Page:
Every week during the season, we have been releasing a list of the best batters in fantasy baseball that’s designed to be similar to Nick’s list of Top 100 Starting Pitchers that comes out each Monday. Our objective has been to give you the most current rankings of who we see as being the top 150 hitters league-wide.
Depending on the league, playoffs may have already started for you. From here on out, the list is necessarily going to be a little less forgiving to guys who haven’t been producing from here on out, as it’s all about what a player’s capable of in the here and now regardless of hype or name. Health, playing time and clutch hitting matter now more than ever. This is not a keeper list either, so do not interpret these rankings as having scope beyond what the remaining action of the regular season involves for fantasy viability.
Note: These rankings have been made with H2H 5×5 12-teamers in mind. They do not take the game action of 9/6 into consideration.
- Right off the bat, let’s do some honorable mentions. Neil Walker, Lucas Duda, Roberto Perez, Brian McCann, Yandy Diaz, and Matt Joyce are all performing well and may actually appear in the rankings next week if they can keep up their impressive recent form.
- Carlos Correa is back up to No. 29. It’s a good sign he was able to score, plate and steal in his first game back from the thumb ligament injury. He should be overwhelmingly helpful in your lineup, barring any re-aggravation or yips related to reluctance or swinging without conviction. My feeling is that he won’t stumble during a robust September.
- To reiterate from last week: Mookie Betts isn’t putting up elite numbers, and he needs to be properly billed as Not A Fantasy Superstar in 2017, even if it took us a while to come to grips with that reality.
- Trea Turner came back and has already stolen three bases since his return. He’s a threat to score even if he reaches base by getting walked, so don’t underestimate him just because of his .272 season average, his 6-29 showing since reactivation, or the infrequency of his power
- Bryce Harper and Michael Brantley still have some fantasy value, but the longer they are laid up, the more it vanishes. Harper has not gotten close to being able to run as part of the rehab back from his hyperextension and bone bruise. The Nationals are obviously going to want him healthy for the postseason, so don’t hold your breath for anything rehab-wise to get rushed. Brantley is also yet to be able to run properly on flat ground, even though he is working out on non-load-bearing equipment. It’s not looking promising given the time crunch we are all under. Harper is getting demoted weekly until a reactivation, and Brantley is off the list entirely with the indefinite layoff.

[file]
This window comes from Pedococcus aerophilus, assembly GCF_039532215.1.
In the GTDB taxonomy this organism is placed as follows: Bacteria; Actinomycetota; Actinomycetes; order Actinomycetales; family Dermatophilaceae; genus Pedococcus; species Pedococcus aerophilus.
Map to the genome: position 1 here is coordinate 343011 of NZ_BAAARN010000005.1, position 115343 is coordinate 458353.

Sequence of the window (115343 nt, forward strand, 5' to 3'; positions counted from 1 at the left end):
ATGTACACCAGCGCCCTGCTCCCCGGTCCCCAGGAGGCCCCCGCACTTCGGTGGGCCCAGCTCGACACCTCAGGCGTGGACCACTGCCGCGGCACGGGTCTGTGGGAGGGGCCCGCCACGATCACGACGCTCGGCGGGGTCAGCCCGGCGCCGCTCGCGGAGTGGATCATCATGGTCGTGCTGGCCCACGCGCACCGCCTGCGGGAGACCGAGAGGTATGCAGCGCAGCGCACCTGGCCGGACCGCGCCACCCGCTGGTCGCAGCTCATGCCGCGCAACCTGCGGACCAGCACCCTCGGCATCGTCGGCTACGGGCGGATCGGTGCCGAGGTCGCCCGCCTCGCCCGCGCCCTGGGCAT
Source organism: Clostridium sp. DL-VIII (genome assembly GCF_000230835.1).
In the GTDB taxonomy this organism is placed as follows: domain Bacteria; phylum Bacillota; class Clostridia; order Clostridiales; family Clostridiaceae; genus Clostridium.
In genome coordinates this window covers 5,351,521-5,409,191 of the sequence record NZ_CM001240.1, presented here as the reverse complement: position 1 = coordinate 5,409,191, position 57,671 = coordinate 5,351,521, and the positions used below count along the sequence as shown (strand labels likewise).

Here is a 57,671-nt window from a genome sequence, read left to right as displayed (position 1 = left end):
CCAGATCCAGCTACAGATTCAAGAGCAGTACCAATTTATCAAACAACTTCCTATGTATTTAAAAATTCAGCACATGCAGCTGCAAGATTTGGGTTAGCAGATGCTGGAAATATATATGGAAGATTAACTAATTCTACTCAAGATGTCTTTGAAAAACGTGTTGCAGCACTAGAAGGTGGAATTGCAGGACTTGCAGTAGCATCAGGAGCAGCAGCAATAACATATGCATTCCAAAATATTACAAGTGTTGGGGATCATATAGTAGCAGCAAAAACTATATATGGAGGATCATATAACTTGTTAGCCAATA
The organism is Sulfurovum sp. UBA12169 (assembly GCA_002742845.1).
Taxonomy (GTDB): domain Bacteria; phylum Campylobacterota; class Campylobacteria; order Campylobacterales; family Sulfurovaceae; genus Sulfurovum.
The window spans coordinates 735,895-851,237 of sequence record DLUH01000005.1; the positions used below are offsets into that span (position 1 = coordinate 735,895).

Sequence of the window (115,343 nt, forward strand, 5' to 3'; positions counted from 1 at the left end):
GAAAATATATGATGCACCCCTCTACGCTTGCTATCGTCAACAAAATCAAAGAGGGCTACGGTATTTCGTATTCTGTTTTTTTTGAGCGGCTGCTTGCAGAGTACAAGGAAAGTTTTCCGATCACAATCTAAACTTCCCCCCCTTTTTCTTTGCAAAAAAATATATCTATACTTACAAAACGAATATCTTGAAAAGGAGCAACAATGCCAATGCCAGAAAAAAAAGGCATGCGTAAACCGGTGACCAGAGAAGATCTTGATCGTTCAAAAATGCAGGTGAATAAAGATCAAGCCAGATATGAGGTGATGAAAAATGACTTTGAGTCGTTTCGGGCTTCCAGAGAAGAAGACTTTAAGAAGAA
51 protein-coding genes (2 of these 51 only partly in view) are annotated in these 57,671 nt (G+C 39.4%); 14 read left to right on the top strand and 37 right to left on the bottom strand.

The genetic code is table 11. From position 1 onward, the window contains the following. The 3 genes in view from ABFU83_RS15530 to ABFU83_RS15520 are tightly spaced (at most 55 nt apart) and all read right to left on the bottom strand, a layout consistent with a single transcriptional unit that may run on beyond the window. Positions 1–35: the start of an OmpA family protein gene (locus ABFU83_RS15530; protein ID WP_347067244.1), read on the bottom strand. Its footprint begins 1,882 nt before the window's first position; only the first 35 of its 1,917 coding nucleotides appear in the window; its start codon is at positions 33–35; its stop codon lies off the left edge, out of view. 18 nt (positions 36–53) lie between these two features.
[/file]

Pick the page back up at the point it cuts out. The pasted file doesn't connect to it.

- I’m kind of surprised Corey Seager has avoided a DL stint at this point, as he hasn’t started a game for L.A. in 10 days with elbow inflammation. I have him in a Yahoo league, and it’s gotten frustrating to have him benched day-in and day-out. I’ve demoted him down to No. 40 from No. 26 because I just can’t see the Dodgers pressuring him to play full games unless he is truly and fully healthy, which means your window to use him is closing. If and when he is 100% and producing like the exceptional talent he is, then he is a no-brainer Top 20 player in fantasy.
- Jay Bruce was slumping while healthy, is currently nursing a minor neck injury, and will experience a push for playing time with the roster expanding September 1 to now include a reactivated Lonnie Chisenhall. I’ve sent him down from No. 43 to No. 61.
- God knows why I was conservative with the promotion of a healthy Starlin Castro. Not having him on the list because of the lengthy DL stint made sense, but then it was tough to trust that he would stay healthy, so I am cutting myself a little slack on the re-introduction of Castro from unranked to No. 84. But he’s a dynamo of a 2B when he’s good to go, so he’s back up in the top 60 again after a week with eight hits and six RBI.
- There are some notable tumblers who are still talented players, but it’s undeniable they have been aggressively defecating the bed as the regular season winds down. Among those I’m referring to are Salvador Perez, Xander Bogaerts, Matt Carpenter (who is admittedly fighting through injury), Andrew McCutchen, Travis Shaw, Zack Cozart, and Ian Kinsler.
- Keon Broxton might have lost his claim to an everyday starting job. He has a grand total of two hits since August 23, and the Brewers have been turning to other role players to fill the voids Broxton is habitually leaving. He, too, has fallen drastically in the rankings.
- Making a fresh appearance on the Hitter List are Welington Castillo (119), Yolmer Sanchez (124), Robinson Chirinos (128), Jose Reyes (133), Delino Deshields (134), Jonathan Villar (135), C.J. Cron (136), Jacoby Ellsbury (139), Eduardo Escobar (140), Joe Mauer (143), and Matt Olson (144).
- Castillo has hit upwards of .350 during the last 30 days with eight homers. His counting stats are on the lower side (40s for runs and RBI) because he hasn’t been healthy the whole time, so that may have been why I’d inadvertently overlooked what he has accomplished in the short- and medium-term. He’s turning in one of the better second halves of all catchers across the league at a time when the position is really thin.